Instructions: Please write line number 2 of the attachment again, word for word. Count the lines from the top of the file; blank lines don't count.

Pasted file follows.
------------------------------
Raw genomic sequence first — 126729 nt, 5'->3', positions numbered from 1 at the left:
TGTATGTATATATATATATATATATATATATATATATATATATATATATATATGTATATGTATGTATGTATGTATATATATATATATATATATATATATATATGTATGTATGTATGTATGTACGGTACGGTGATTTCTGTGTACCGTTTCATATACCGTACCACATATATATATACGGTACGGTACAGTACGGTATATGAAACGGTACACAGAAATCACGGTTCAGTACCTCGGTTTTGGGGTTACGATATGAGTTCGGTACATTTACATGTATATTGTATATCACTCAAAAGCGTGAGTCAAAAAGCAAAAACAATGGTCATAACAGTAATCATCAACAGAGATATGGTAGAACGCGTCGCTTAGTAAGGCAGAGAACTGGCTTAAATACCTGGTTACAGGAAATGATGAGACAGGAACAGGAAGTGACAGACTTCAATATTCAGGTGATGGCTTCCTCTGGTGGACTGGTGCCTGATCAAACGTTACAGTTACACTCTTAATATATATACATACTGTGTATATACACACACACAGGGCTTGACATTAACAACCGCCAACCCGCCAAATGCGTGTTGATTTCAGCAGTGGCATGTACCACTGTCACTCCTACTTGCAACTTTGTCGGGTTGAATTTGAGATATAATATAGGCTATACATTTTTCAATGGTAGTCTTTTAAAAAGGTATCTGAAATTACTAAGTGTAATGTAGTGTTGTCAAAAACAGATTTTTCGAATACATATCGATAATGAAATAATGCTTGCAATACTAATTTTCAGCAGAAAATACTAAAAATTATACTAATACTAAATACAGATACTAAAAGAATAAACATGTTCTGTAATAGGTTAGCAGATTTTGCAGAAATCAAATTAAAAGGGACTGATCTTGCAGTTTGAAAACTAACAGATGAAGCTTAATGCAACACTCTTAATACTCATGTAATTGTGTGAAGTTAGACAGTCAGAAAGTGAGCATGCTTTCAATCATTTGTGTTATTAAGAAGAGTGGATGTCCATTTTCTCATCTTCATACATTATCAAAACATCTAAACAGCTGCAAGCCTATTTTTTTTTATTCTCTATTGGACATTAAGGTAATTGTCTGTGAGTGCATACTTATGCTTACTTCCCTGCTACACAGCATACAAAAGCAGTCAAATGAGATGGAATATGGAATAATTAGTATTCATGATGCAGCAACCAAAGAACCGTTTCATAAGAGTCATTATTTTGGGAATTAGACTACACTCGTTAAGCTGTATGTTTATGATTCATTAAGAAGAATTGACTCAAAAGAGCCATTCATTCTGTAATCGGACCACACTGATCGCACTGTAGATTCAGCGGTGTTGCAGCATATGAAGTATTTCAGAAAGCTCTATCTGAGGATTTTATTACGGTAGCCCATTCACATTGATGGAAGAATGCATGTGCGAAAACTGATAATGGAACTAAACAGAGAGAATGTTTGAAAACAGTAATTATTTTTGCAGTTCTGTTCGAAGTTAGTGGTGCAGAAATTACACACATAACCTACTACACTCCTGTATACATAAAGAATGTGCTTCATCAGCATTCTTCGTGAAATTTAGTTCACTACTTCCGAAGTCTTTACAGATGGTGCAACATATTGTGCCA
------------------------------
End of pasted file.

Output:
TGTATGTATATATATATATATATATATATATATATATATATATATATATATATGTATATGTATGTATGTATGTATATATATATATATATATATATATATATATGTATGTATGTATGTATGTACGGTACGGTGATTTCTGTGTACCGTTTCATATACCGTACCACATATATATATACGGTACGGTACAGTACGGTATATGAAACGGTACACAGAAATCACGGTTCAGTACCTCGGTTTTGGGGTTACGATATGAGTTCGGTACATTTACATGTATATTGTATATCACTCAAAAGCGTGAGTCAAAAAGCAAAAACAATGGTCATAACAGTAATCATCAACAGAGATATGGTAGAACGCGTCGCTTAGTAAGGCAGAGAACTGGCTTAAATACCTGGTTACAGGAAATGATGAGACAGGAACAGGAAGTGACAGACTTCAATATTCAGGTGATGGCTTCCTCTGGTGGACTGGTGCCTGATCAAACGTTACAGTTACACTCTTAATATATATACATACTGTGTATATACACACACACAGGGCTTGACATTAACAACCGCCAACCCGCCAAATGCGTGTTGATTTCAGCAGTGGCATGTACCACTGTCACTCCTACTTGCAACTTTGTCGGGTTGAATTTGAGATATAATATAGGCTATACATTTTTCAATGGTAGTCTTTTAAAAAGGTATCTGAAATTACTAAGTGTAATGTAGTGTTGTCAAAAACAGATTTTTCGAATACATATCGATAATGAAATAATGCTTGCAATACTAATTTTCAGCAGAAAATACTAAAAATTATACTAATACTAAATACAGATACTAAAAGAATAAACATGTTCTGTAATAGGTTAGCAGATTTTGCAGAAATCAAATTAAAAGGGACTGATCTTGCAGTTTGAAAACTAACAGATGAAGCTTAATGCAACACTCTTAATACTCATGTAATTGTGTGAAGTTAGACAGTCAGAAAGTGAGCATGCTTTCAATCATTTGTGTTATTAAGAAGAGTGGATGTCCATTTTCTCATCTTCATACATTATCAAAACATCTAAACAGCTGCAAGCCTATTTTTTTTTATTCTCTATTGGACATTAAGGTAATTGTCTGTGAGTGCATACTTATGCTTACTTCCCTGCTACACAGCATACAAAAGCAGTCAAATGAGATGGAATATGGAATAATTAGTATTCATGATGCAGCAACCAAAGAACCGTTTCATAAGAGTCATTATTTTGGGAATTAGACTACACTCGTTAAGCTGTATGTTTATGATTCATTAAGAAGAATTGACTCAAAAGAGCCATTCATTCTGTAATCGGACCACACTGATCGCACTGTAGATTCAGCGGTGTTGCAGCATATGAAGTATTTCAGAAAGCTCTATCTGAGGATTTTATTACGGTAGCCCATTCACATTGATGGAAGAATGCATGTGCGAAAACTGATAATGGAACTAAACAGAGAGAATGTTTGAAAACAGTAATTATTTTTGCAGTTCTGTTCGAAGTTAGTGGTGCAGAAATTACACACATAACCTACTACACTCCTGTATACATAAAGAATGTGCTTCATCAGCATTCTTCGTGAAATTTAGTTCACTACTTCCGAAGTCTTTACAGATGGTGCAACATATTGTGCCA